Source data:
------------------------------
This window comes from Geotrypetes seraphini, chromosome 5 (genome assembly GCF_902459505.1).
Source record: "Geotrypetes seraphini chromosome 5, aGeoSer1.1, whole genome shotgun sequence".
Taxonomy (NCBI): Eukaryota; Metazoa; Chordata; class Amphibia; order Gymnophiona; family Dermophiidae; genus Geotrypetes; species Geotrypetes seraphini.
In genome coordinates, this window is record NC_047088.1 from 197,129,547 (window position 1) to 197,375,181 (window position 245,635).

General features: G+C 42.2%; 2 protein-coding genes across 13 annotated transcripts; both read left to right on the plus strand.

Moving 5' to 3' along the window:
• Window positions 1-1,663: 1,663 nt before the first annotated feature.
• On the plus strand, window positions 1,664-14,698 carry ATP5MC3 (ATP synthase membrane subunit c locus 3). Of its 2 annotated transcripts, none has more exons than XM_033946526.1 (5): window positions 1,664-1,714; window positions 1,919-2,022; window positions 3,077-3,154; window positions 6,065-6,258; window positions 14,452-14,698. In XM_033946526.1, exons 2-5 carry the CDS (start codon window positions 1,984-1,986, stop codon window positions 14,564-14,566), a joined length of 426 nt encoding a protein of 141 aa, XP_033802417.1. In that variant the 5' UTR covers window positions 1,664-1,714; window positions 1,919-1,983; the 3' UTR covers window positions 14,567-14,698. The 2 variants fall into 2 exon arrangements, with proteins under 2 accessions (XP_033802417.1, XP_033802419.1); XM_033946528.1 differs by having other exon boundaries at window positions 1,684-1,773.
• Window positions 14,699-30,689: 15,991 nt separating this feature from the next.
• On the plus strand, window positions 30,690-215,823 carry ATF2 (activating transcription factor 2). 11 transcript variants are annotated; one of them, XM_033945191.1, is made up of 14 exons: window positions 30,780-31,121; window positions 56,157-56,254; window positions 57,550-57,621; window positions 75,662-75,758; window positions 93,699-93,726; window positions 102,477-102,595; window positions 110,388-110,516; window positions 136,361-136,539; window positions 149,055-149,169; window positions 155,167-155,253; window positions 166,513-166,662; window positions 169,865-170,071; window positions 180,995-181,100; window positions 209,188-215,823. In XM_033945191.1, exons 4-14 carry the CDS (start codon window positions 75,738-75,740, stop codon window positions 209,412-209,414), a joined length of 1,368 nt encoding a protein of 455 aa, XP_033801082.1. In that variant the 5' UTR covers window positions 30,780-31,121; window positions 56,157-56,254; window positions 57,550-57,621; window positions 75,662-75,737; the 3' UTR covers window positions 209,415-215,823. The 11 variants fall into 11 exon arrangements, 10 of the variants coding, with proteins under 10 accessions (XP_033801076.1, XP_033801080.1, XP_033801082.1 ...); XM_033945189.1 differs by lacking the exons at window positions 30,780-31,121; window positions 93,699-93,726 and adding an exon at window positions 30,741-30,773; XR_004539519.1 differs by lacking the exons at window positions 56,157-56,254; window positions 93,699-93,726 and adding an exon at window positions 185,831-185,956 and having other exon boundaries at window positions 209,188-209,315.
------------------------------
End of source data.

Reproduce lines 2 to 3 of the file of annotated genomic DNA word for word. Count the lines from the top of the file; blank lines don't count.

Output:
Source record: "Geotrypetes seraphini chromosome 5, aGeoSer1.1, whole genome shotgun sequence".
Taxonomy (NCBI): Eukaryota; Metazoa; Chordata; class Amphibia; order Gymnophiona; family Dermophiidae; genus Geotrypetes; species Geotrypetes seraphini.